Can't ping (or pass traffic) behind pfsense

  • Hi,

    I'm attempting to configure IPv6 on my pfsense box.  My setup is a little different than most because I am not going through a 3rd party ipv4 to ipv6.  My ISP has given me the following information…

    net: 2001:<foo>:<something>:99::/64
    gw: 2001:<foo>:<something>:99::1
    range: 2001:<foo>:<something>:99::2 - FFFF

    That's all I have.  I've attempted to follow the instructions at...

    but it seems like they changed the address from the internal to external, and I'm not totally sure I could do that.  So, I just used the "2001:<foo>:<something>:99::2" address for the IFIN and IFOUT lines.

    I'm able to get an ipv6 address on my gateway/pfsense box and then on my workstation.  On the pfsense box, I can run ping6 and get out.  On my workstation, I can ping but I get no responses.  I'm also pinging the straight ipv6 address and not the dns name.

    I've checked and I have the forwarding in sysctl set to '1', and in the GUI, I have changed the 'allow ipv6' option to on.  I'm running pfsense 1.2.3.  The other thing that makes my setup a little more complicated is that I have two interfaces; bge0 and bge1.  On bge1, I have it setup for multiple VLAN's (vlan0, vlan1, vlan2, etc).  In the file, I used 'vlan0' instead of 'bge1' because I figured you want to use the interface that you want to use ipv6 on.

    So, I know that this is really new, but I was hoping to figure something out.  It seems to me as if my traffic isn't being forwarded from my vlan subnet out to the internet.


  • You can't use the same subnet or IP address on both interfaces.

    Normally the ISP gives you a subnet for the WAN interface of your router, e.g. <something>:99::/64. Then they direct another network to be used behind the router, e.g. <something>💯:/64.

    The most common case I see though is that they assign you a /56 or /48 to use for networks behind the router.

    Normally they use the ::1 for the gateway of the ISP, ::2 for the router that is connecting to the network and they then assign the <something>::/48 via a static route to your ::2 of the router.

    You can properly assign IPv6 addresses for native static connectivity in the 2.0 pfSense-smos git tree from the Forum welcome.</something></something></something>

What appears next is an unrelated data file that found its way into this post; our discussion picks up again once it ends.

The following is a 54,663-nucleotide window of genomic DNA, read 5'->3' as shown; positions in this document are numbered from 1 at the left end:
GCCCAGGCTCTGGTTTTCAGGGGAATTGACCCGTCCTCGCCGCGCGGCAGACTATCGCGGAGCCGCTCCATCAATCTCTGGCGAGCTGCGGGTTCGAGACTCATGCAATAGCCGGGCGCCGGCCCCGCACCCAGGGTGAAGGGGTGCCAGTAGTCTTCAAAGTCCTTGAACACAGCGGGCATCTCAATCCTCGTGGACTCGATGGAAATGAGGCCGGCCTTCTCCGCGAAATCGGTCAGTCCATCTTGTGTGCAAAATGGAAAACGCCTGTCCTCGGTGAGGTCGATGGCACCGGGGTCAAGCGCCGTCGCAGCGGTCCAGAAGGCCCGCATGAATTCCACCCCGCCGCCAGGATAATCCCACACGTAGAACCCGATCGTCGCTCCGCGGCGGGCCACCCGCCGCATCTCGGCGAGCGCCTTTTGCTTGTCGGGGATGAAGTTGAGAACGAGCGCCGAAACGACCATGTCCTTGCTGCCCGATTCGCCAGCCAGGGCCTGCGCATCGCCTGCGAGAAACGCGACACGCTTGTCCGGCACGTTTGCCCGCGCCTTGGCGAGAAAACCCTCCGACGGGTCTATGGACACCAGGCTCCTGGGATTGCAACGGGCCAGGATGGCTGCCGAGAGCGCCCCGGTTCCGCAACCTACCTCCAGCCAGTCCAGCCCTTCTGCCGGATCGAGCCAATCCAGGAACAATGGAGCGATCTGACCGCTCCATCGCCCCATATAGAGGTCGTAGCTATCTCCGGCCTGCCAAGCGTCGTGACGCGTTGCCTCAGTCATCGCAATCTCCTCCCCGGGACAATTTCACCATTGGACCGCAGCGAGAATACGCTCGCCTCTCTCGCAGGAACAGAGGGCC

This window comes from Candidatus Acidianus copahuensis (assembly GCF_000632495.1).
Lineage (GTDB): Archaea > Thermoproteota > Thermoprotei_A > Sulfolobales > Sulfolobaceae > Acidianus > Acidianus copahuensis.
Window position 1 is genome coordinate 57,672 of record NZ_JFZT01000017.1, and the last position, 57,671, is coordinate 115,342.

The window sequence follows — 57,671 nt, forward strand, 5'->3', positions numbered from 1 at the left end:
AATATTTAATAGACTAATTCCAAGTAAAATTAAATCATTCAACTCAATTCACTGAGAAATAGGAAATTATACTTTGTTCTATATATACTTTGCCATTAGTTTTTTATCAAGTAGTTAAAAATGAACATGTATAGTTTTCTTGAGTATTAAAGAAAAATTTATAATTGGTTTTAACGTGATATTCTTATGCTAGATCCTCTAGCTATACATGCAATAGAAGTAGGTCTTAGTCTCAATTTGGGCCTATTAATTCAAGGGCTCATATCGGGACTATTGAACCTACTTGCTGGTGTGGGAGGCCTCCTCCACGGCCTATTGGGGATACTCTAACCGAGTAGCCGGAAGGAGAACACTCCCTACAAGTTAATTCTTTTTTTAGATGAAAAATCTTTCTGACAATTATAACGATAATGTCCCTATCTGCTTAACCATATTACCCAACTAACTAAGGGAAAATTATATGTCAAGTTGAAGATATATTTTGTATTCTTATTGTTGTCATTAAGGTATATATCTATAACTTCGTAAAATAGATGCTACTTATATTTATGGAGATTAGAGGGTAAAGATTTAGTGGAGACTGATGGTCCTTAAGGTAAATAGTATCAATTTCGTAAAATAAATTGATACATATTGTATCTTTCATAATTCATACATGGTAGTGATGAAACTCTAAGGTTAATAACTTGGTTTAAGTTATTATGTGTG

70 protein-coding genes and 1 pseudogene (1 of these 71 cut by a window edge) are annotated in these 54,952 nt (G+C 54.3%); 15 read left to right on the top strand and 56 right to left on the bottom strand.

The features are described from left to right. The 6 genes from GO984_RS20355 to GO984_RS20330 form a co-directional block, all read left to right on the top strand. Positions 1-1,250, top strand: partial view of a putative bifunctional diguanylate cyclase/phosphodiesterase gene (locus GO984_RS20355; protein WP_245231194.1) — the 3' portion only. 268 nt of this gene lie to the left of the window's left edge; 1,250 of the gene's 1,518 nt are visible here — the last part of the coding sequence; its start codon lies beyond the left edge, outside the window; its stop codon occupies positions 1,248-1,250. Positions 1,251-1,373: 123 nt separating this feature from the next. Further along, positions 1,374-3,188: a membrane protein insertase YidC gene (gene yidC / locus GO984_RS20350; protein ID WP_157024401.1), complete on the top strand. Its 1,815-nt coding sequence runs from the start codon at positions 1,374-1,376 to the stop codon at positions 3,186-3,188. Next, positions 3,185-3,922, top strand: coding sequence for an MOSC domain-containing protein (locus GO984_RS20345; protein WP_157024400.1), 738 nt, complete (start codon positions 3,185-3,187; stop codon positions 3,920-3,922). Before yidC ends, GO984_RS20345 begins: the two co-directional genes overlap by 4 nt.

• Thanks for the response.  I'm brand new to IPv6 so this is an experience.

    So, it sounds like I need another address range to use behind the pfsense box.  I'll ask our networking folks to see if they could spare another range.  I guess I'm just surprised (and I'm sure I'll get questioned) as to why they gave me a /64 and I want more.

    Another question….can they route two IPv6 "subnets" on the same VLAN?  With IPv4, in my experience, each VLAN represents it's own subnet.


  • Well, in the brave new world of IPv6 everything is routed, and nothing is using NAT.

    That means that they must provide you with networks to use behind your router, and they must setup a route in their network so that said networks find your router.

    Yes, you need a /64 subnet for each VLAN. Although it is technically possible to use smaller, some software expects a /64 and stateless autoconfig requires it.

  • Another newbie question….

    You can't "bridge" the interface to just pass the ipv6 traffic through?

    I know I'm thinking in terms of IPv4.  You can set the one machine to just bridge eth0 and eth1 so it just passes IP information?  I tried to assign the ipv6 address to the internal interface and keep the external one unset, but that didn't work.  I suppose I'm just shocked that you would have to assign a /64 to just one machine, then another /64 to each of  subnets behind it.  I know IPv6 address space is suppose to be massive, but that's a lot of addresses to waste for just the gateway.

    Nonetheless, thank you for the responses.  This is all new to me, and I have a feeling that we will all be seeing more of it in the near future.

  • The link local addressing (fe80::) will have something to do with that, so that won't work.

    I'll add bridging to the Todo